It is becoming more prevalent in modern day society for women to become infected with the HIV virus. Women who are infected with the virus run the risk of transmitting the virus to their unborn children. The HIV virus can be transmitted from mother to child during pregnancy, during the delivery process, as well as when breastfeeding. Remember, that the virus is transmitted through exposure to bodily fluids of an infected person.
In Europe, roughly fifteen to twenty percent of babies that contract HIV from their mothers, contract the virus from mothers that are not taking any anti-HIV drugs. Women that take anti-HIV drugs while pregnant can eliminate the risks of spreading the virus to their unborn fetus. Typically, HIV is transmitted to an unborn fetus during the final weeks of pregnancy, or during the delivery stage.
Reducing The Risks of Transmission
The risks of a mother transmitting the HIV virus to her unborn fetus can be reduced substantially, if the pregnant mother takes the proper medications while pregnant with her child. In fact, transmission levels decrease to one percent, for women who obtain an adequate amount of treatment while pregnant. Women who opt to have a caesarean delivery and do not breastfeed their children, will be doing their child justice, ensuring that they do not become infected with this horrid virus. A study conducted in 2010, revealed that infected mothers who took the proper precautions and followed their doctors orders, were able to prevent spreading the HIV virus to their fetuses.
Factors Increasing Risk of Infection
Even though an infected mother can do things to eliminate her child from being infected with the HIV virus, there are some factors that increase the risk of a child becoming infected. These factors include:
- The infected mother is within an advanced state of the HIV virus, or has reached the final state of the virus, known as AIDS.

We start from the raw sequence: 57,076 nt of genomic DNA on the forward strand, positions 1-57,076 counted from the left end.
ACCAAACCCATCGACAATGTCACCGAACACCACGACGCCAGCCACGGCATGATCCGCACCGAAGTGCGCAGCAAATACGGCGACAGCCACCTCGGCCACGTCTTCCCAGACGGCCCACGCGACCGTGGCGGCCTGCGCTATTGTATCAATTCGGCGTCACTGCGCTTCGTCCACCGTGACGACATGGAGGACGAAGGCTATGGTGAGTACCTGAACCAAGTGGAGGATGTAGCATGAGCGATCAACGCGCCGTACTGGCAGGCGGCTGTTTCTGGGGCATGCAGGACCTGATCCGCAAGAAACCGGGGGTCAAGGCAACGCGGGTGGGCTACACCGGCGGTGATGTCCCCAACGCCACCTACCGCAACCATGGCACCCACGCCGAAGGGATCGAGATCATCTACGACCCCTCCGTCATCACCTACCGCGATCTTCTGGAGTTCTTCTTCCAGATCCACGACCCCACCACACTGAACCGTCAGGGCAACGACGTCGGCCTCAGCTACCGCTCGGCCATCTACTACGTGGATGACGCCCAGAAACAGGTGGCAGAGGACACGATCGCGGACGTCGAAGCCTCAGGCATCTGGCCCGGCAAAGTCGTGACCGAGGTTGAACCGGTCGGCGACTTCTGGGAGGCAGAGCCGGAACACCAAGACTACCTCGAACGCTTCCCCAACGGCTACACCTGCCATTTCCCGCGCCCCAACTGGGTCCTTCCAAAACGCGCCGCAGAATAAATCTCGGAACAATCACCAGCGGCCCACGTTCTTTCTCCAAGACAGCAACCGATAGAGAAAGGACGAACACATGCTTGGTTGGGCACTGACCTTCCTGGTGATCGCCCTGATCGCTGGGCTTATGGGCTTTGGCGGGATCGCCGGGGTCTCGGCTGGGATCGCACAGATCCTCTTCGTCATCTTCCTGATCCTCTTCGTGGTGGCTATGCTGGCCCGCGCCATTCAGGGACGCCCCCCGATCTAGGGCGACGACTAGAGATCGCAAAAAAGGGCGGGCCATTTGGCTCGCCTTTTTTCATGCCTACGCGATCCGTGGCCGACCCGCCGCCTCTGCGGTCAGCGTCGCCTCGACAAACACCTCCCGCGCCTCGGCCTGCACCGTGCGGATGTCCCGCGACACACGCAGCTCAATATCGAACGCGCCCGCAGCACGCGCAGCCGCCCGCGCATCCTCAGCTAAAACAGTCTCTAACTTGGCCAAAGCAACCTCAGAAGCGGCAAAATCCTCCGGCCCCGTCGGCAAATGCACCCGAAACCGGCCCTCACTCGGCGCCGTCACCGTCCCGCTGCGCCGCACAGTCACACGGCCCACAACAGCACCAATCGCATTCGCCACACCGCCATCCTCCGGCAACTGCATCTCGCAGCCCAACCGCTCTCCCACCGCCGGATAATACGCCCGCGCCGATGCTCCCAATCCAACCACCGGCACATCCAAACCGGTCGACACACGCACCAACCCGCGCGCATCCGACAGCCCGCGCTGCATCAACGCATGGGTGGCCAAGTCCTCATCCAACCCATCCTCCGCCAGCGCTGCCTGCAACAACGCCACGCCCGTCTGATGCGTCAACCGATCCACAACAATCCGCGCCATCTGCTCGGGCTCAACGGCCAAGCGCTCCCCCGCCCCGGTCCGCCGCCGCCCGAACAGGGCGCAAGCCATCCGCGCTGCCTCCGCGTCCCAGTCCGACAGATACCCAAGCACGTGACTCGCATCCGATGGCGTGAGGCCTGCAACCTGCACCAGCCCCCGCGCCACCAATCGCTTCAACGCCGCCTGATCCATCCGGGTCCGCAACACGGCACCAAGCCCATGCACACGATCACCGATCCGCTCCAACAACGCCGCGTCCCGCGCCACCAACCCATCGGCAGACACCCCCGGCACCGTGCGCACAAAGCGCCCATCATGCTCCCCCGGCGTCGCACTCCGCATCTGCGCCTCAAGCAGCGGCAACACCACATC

- The infected mother has a high amount of the virus that is persistent within her body, and possesses an extremely low CD4 count.
- The infected mother’s water breaks four hours before she delivers. If this occurs, the child will be forced to be surrounded by additional fluids and blood, which increase the risk of the child becoming infected with the virus as well.
- The infected mother gives birth to her child vaginally, while in a high viral state of the virus.
- The infected mother contracts an infection within the genital area.
- The infected mother decides to breastfeed her child, after giving birth.
If an uninfected mother, contracts HIV while pregnant with her child, this will also increase the possibility of the child being infected with the virus.
Breastfeeding Increases Risks
Breastfeeding is supposed to be the best thing that a mother can do for her child. Breast milk provides babies with all of the applicable nutrients that they need in order to develop accordingly. However, even though breastfeeding is encouraged by medical professionals all over the world, it is not encouraged by professionals, if the nursing mother is infected with HIV.
In fact, infected mothers who choose to breastfeed their children will increase the risks of their child being infected by one in three. Effective treatment strategies for HIV during this state will reduce the risk, but the fact that the risk still persists is more than enough reason to not even attempt to breastfeed a child. Infected women are advised not to breastfeed their children, if there is a safer alternative that exists. The United Kingdom has ruled bottle-feeding a newborn to be an effective way to care for them, if the mother is infected with the HIV virus, or if she is unable to breastfeed for other medical related reasons.